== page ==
Hunters can sneak into ladder stands without making much noise, which is helpful when hunting near a bedding area or any place.”
Gizdic also said a ladder stand can be used on a wider variety of trees. “Climbing stands don’t always work well on smaller trees, but ladder stands can be positioned on smaller trees and remain safe and secure,” he said. “With a ladder stand, the hunter has more options.”
Gizdic likes leaving low-hanging branches and brush in tact when hanging ladder stands.
“When using a climber or hang-on stand, I often have to trim branches and brush to make the stand fit the tree correctly,” he said. “With a ladder, I can lean it against the tree, secure it and leave much of the brush and low-hanging branches in place. It takes less time to hang one, and the branches and brush help conceal the stand.”
Many hunters complain that ladder stands squeak a lot, but Gizdic has solved that problem. “If I have a ladder stand that makes a lot of noise, I use vegetable oil on the joints to eliminate the squeaks,” he said. Another good option is Dead Down Wind’s Totally Odorless Oil, a synthetic lubrication perfect for your outdoor gear.
A Stand Style For Everyone
One of the biggest advantages of a ladder stand is its ease of use for hunters of all ages.
They are comfortable, and some ladder stands can accommodate two hunters.
Bowhunters with children enjoy hunting from ladder stands, and Presley falls into that category. “I always hunt from a double ladder stand, and usually bring one of my kids with me,” he said. “They aren’t afraid to climb into the stand. The seat is big and comfortable.
Using a skirt that conceals the stand allows them to wiggle around without being detected.”
More and more bowhunters are hanging ladder stands for their kids because they are safe.
A friend of mine, Len Kriger from west Michigan, said, “When my son was old enough to hunt, I had him use a ladder because I knew he wouldn’t be afraid to climb into it and I knew he would be safe. The last thing I wanted was to have him use a stand that he was afraid to use or use one that was uncomfortable because that could make kids fear hunting. Ladder stands are great for kids.”
Ladder stands also are great for older hunters and the disabled. “Many of my clients insist on hunting from a ladder stand because they can’t physically use any other type of treestand,” Gizdic said. “I think this is why they are gaining in popularity. Many old timers like ladder stands because they feel safer climbing in and out of them.”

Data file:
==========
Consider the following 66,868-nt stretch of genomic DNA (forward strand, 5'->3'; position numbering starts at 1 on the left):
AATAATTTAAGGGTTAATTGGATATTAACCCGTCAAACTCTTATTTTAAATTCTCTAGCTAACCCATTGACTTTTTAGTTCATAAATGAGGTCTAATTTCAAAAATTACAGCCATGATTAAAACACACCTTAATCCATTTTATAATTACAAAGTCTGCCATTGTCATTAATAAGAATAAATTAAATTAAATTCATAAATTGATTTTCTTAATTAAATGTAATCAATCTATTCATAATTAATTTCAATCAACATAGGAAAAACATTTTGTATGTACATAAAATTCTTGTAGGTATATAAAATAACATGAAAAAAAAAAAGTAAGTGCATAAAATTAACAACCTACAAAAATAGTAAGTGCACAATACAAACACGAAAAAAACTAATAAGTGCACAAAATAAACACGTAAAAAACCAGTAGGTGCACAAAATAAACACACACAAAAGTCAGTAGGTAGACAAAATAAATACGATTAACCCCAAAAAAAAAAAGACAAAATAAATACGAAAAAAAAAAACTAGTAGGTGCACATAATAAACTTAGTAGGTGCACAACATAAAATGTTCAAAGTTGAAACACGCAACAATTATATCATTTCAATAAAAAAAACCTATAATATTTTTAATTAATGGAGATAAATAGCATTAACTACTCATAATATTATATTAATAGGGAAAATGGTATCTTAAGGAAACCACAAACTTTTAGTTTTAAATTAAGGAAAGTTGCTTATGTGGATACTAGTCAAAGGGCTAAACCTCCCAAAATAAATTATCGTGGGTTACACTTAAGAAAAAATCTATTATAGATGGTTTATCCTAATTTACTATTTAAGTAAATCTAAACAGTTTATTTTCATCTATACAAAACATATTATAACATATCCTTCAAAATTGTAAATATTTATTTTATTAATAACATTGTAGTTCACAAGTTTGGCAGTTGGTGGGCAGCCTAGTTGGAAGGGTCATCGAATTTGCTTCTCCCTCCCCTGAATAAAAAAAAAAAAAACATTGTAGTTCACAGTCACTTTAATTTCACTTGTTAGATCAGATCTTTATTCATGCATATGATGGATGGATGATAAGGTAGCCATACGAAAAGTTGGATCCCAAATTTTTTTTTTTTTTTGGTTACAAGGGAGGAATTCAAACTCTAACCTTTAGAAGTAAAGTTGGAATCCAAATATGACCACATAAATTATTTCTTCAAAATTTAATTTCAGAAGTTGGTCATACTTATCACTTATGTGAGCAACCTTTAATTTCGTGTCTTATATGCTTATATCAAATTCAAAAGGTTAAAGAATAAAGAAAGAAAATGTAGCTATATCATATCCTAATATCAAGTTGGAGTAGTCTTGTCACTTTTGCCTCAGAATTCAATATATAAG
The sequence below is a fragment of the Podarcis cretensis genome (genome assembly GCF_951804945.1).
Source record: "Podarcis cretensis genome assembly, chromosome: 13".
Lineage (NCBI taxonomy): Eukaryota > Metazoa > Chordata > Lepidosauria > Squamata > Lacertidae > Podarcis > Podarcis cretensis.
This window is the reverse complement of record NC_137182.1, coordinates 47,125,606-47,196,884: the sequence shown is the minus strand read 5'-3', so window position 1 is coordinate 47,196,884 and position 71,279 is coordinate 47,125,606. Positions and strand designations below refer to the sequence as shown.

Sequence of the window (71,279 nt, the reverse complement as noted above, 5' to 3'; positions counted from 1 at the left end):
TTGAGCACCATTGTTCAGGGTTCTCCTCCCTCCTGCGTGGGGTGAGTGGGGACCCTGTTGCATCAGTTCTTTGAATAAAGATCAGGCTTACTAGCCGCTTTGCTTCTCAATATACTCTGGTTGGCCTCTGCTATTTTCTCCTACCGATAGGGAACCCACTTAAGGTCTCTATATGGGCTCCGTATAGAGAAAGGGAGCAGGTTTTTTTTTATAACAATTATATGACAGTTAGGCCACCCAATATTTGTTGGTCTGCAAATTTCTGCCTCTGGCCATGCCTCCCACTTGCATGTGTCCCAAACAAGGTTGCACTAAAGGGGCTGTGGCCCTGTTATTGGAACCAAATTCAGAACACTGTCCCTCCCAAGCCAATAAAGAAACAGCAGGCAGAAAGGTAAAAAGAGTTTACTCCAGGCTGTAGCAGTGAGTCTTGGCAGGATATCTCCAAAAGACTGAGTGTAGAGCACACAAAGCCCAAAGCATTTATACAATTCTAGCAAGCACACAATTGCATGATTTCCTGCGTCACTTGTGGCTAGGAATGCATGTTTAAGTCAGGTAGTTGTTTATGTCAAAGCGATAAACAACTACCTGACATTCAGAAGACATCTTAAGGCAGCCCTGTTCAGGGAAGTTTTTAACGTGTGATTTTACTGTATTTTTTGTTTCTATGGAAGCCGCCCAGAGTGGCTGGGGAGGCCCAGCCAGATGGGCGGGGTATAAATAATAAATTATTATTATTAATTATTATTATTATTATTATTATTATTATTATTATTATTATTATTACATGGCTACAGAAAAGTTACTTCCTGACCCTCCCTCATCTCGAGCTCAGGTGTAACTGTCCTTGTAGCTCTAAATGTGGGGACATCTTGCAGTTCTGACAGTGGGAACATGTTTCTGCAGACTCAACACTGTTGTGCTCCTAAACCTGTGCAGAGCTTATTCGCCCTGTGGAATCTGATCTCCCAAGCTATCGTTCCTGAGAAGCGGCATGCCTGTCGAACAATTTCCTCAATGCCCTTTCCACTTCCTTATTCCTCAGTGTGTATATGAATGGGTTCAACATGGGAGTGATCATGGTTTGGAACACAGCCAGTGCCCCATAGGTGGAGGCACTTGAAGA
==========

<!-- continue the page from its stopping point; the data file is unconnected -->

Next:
For the disabled, ladder stands are often the only way to hunt from an elevated stand.
Keith Jones from Summit Treestands recently took his son Dennis — who is partially paralyzed as a result of a car accident — on an elk hunt in Colorado. Dennis was able to get into a ladder stand. “My son has use of his arms and partial use of his legs. By using his upper body strength, he is able to climb up a ladder and was able to harvest a cow elk with a crossbow. It was a great experience, and hunting from a ladder stand has made it all possible,” Jones explained.
Simple Ladder Stand Strategies
- Erect ladder stands well in advance of hunting season. Ideally, you want to give the local deer herd several months to get acclimated to the stand’s presence and feel comfortable around it.
- Consider trying some of the newer ladder stand styles that feature higher platforms and low-profile ladder designs. The extra height and subtler outline will decrease the odds of getting busted.
- Take some time to add camouflage to your stand with a commercial treestand skirt, natural brush or both. Several companies now offer special clamps that make it easy to attach real tree limbs to your stand’s frame.
- Select ladder stand locations that aren’t right on top of the location you’re trying to hunt. Tucking a stand 10 yards off the edge of a well-used deer trail or food plot can greatly increase your odds of success.
- Be flexible! If you get busted a couple times in a particular ladder stand setup, it’s probably in the wrong spot. Don’t be afraid to tweak stand locations during the season. With some help from a buddy, moving a ladder won’t take more than a few minutes, and the effort could pay off in the form of a punched tag.
- If you have a ladder stand with some squeaks you just can’t get rid of, carry a small vial of vegetable oil into the field and lubricate the noise-causing parts before your next hunt.
- Consider placing a two-man ladder stand in one of your best hunting areas. These roomy stands are ideal for introducing children, spouses and friends to hunting because they are easy to get into and out of — making newcomers feel safe and secure during their initial stand hunting experiences.